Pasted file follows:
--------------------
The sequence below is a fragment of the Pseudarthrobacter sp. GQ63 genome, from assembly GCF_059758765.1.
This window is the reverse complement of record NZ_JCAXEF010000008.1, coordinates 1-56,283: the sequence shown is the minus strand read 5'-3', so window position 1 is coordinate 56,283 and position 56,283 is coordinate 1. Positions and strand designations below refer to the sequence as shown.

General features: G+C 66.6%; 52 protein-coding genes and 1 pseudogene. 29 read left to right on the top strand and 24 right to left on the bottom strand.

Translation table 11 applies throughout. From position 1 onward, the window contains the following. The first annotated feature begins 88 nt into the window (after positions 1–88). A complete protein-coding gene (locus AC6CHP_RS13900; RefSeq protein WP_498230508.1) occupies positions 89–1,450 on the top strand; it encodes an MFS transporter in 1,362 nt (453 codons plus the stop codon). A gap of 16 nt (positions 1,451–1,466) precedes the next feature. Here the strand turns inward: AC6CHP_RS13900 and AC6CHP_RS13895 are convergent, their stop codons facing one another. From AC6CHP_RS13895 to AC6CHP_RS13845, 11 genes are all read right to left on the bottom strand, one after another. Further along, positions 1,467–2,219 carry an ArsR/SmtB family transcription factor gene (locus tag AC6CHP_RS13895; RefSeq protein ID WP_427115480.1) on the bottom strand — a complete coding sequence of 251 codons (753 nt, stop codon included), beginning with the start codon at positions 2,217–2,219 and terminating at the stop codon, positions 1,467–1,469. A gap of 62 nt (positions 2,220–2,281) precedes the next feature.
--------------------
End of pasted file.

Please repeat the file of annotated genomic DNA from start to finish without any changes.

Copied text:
The sequence below is a fragment of the Pseudarthrobacter sp. GQ63 genome, from assembly GCF_059758765.1.
This window is the reverse complement of record NZ_JCAXEF010000008.1, coordinates 1-56,283: the sequence shown is the minus strand read 5'-3', so window position 1 is coordinate 56,283 and position 56,283 is coordinate 1. Positions and strand designations below refer to the sequence as shown.

General features: G+C 66.6%; 52 protein-coding genes and 1 pseudogene. 29 read left to right on the top strand and 24 right to left on the bottom strand.

Translation table 11 applies throughout. From position 1 onward, the window contains the following. The first annotated feature begins 88 nt into the window (after positions 1–88). A complete protein-coding gene (locus AC6CHP_RS13900; RefSeq protein WP_498230508.1) occupies positions 89–1,450 on the top strand; it encodes an MFS transporter in 1,362 nt (453 codons plus the stop codon). A gap of 16 nt (positions 1,451–1,466) precedes the next feature. Here the strand turns inward: AC6CHP_RS13900 and AC6CHP_RS13895 are convergent, their stop codons facing one another. From AC6CHP_RS13895 to AC6CHP_RS13845, 11 genes are all read right to left on the bottom strand, one after another. Further along, positions 1,467–2,219 carry an ArsR/SmtB family transcription factor gene (locus tag AC6CHP_RS13895; RefSeq protein ID WP_427115480.1) on the bottom strand — a complete coding sequence of 251 codons (753 nt, stop codon included), beginning with the start codon at positions 2,217–2,219 and terminating at the stop codon, positions 1,467–1,469. A gap of 62 nt (positions 2,220–2,281) precedes the next feature.